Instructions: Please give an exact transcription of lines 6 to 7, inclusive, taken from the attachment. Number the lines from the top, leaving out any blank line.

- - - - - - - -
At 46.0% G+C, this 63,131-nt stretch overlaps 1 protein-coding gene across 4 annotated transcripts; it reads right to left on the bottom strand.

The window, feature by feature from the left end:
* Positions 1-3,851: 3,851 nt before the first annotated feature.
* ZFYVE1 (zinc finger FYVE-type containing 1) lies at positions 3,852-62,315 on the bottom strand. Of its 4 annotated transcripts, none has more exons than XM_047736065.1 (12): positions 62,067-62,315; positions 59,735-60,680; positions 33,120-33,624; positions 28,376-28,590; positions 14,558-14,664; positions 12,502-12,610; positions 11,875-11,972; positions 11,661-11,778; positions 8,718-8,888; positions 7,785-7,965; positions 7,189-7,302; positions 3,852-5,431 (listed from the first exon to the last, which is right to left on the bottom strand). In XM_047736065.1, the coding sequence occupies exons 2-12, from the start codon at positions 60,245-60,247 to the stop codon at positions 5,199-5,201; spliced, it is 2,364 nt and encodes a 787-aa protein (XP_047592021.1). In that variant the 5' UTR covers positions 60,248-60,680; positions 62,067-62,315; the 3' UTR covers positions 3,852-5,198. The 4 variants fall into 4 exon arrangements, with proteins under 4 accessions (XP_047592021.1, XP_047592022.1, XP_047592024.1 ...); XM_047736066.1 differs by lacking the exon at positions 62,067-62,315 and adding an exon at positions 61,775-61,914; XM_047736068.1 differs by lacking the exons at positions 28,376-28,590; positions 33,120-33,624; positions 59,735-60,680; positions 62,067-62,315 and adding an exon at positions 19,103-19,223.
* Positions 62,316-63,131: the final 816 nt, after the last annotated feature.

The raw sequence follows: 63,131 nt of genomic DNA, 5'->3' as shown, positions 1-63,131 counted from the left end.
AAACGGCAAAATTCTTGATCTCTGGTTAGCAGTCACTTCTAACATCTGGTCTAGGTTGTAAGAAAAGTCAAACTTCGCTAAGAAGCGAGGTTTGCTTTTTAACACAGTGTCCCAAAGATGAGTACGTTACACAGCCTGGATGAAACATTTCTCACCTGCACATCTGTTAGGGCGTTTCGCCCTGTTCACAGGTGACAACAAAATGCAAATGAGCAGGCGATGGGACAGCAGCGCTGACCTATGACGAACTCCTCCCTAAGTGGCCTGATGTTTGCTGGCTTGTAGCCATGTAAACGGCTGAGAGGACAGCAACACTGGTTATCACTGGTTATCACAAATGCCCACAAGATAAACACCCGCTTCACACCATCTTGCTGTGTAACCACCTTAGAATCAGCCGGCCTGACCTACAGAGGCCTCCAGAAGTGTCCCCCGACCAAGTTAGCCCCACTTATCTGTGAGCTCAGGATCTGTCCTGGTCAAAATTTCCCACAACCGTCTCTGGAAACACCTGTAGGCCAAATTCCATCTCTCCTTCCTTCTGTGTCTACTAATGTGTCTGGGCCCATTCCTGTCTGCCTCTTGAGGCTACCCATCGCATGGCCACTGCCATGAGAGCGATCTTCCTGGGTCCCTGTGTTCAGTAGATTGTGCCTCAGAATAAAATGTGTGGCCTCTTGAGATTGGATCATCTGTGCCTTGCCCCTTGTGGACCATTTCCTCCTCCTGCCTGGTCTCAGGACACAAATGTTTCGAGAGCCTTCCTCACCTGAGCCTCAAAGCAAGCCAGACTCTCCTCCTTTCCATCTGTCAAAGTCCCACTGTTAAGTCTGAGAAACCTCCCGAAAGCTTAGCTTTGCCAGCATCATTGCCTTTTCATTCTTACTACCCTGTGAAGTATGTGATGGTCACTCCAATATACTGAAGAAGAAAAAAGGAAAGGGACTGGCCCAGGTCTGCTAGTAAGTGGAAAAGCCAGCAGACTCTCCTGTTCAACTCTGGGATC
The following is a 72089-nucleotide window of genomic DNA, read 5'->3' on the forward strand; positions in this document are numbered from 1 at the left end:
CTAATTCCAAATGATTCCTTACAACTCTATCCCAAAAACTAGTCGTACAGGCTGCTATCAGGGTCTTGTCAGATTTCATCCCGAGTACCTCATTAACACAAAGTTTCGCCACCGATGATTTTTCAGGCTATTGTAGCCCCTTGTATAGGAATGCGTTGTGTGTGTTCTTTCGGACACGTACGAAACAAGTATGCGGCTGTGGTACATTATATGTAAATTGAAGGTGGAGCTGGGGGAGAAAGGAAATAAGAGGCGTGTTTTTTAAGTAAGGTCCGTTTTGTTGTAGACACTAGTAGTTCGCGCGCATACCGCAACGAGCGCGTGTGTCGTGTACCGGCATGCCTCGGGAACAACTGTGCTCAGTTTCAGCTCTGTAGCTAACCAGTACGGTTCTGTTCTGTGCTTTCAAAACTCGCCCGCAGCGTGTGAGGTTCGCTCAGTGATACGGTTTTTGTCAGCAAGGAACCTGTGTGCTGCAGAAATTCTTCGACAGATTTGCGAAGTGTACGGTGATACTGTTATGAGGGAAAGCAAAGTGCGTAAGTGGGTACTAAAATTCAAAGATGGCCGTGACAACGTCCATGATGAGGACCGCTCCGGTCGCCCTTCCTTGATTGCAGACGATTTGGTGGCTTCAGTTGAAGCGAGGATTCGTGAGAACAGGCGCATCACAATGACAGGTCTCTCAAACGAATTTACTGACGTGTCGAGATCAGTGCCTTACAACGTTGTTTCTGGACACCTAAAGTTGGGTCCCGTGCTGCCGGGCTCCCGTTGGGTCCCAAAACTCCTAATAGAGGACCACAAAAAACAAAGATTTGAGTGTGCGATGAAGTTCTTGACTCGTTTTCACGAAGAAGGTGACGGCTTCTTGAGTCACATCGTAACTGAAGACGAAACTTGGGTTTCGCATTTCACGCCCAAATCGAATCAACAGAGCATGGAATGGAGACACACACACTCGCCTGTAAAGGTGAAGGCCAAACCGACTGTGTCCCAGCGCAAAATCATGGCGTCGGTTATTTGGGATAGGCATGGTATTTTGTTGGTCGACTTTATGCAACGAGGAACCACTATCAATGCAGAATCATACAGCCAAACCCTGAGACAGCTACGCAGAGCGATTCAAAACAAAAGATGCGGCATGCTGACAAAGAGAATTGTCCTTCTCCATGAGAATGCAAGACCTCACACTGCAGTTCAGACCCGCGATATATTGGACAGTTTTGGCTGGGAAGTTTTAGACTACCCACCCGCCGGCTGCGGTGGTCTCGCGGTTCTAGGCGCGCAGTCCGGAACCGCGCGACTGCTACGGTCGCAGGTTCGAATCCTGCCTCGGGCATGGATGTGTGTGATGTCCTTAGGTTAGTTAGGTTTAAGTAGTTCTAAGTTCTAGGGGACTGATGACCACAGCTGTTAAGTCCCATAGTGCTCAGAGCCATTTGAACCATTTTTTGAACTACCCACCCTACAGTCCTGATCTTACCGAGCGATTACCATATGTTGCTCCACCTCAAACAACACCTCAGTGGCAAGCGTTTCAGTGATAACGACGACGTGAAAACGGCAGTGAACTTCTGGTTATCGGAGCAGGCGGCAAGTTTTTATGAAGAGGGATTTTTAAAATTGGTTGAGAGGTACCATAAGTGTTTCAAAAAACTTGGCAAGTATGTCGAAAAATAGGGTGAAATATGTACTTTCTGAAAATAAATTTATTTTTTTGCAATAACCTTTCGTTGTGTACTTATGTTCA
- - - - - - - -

The raw sequence follows: 63,131 nt of genomic DNA, 5'->3' as shown, positions 1-63,131 counted from the left end.
AAACGGCAAAATTCTTGATCTCTGGTTAGCAGTCACTTCTAACATCTGGTCTAGGTTGTAAGAAAAGTCAAACTTCGCTAAGAAGCGAGGTTTGCTTTTTAACACAGTGTCCCAAAGATGAGTACGTTACACAGCCTGGATGAAACATTTCTCACCTGCACATCTGTTAGGGCGTTTCGCCCTGTTCACAGGTGACAACAAAATGCAAATGAGCAGGCGATGGGACAGCAGCGCTGACCTATGACGAACTCCTCCCTAAGTGGCCTGATGTTTGCTGGCTTGTAGCCATGTAAACGGCTGAGAGGACAGCAACACTGGTTATCACTGGTTATCACAAATGCCCACAAGATAAACACCCGCTTCACACCATCTTGCTGTGTAACCACCTTAGAATCAGCCGGCCTGACCTACAGAGGCCTCCAGAAGTGTCCCCCGACCAAGTTAGCCCCACTTATCTGTGAGCTCAGGATCTGTCCTGGTCAAAATTTCCCACAACCGTCTCTGGAAACACCTGTAGGCCAAATTCCATCTCTCCTTCCTTCTGTGTCTACTAATGTGTCTGGGCCCATTCCTGTCTGCCTCTTGAGGCTACCCATCGCATGGCCACTGCCATGAGAGCGATCTTCCTGGGTCCCTGTGTTCAGTAGATTGTGCCTCAGAATAAAATGTGTGGCCTCTTGAGATTGGATCATCTGTGCCTTGCCCCTTGTGGACCATTTCCTCCTCCTGCCTGGTCTCAGGACACAAATGTTTCGAGAGCCTTCCTCACCTGAGCCTCAAAGCAAGCCAGACTCTCCTCCTTTCCATCTGTCAAAGTCCCACTGTTAAGTCTGAGAAACCTCCCGAAAGCTTAGCTTTGCCAGCATCATTGCCTTTTCATTCTTACTACCCTGTGAAGTATGTGATGGTCACTCCAATATACTGAAGAAGAAAAAAGGAAAGGGACTGGCCCAGGTCTGCTAGTAAGTGGAAAAGCCAGCAGACTCTCCTGTTCAACTCTGGGATC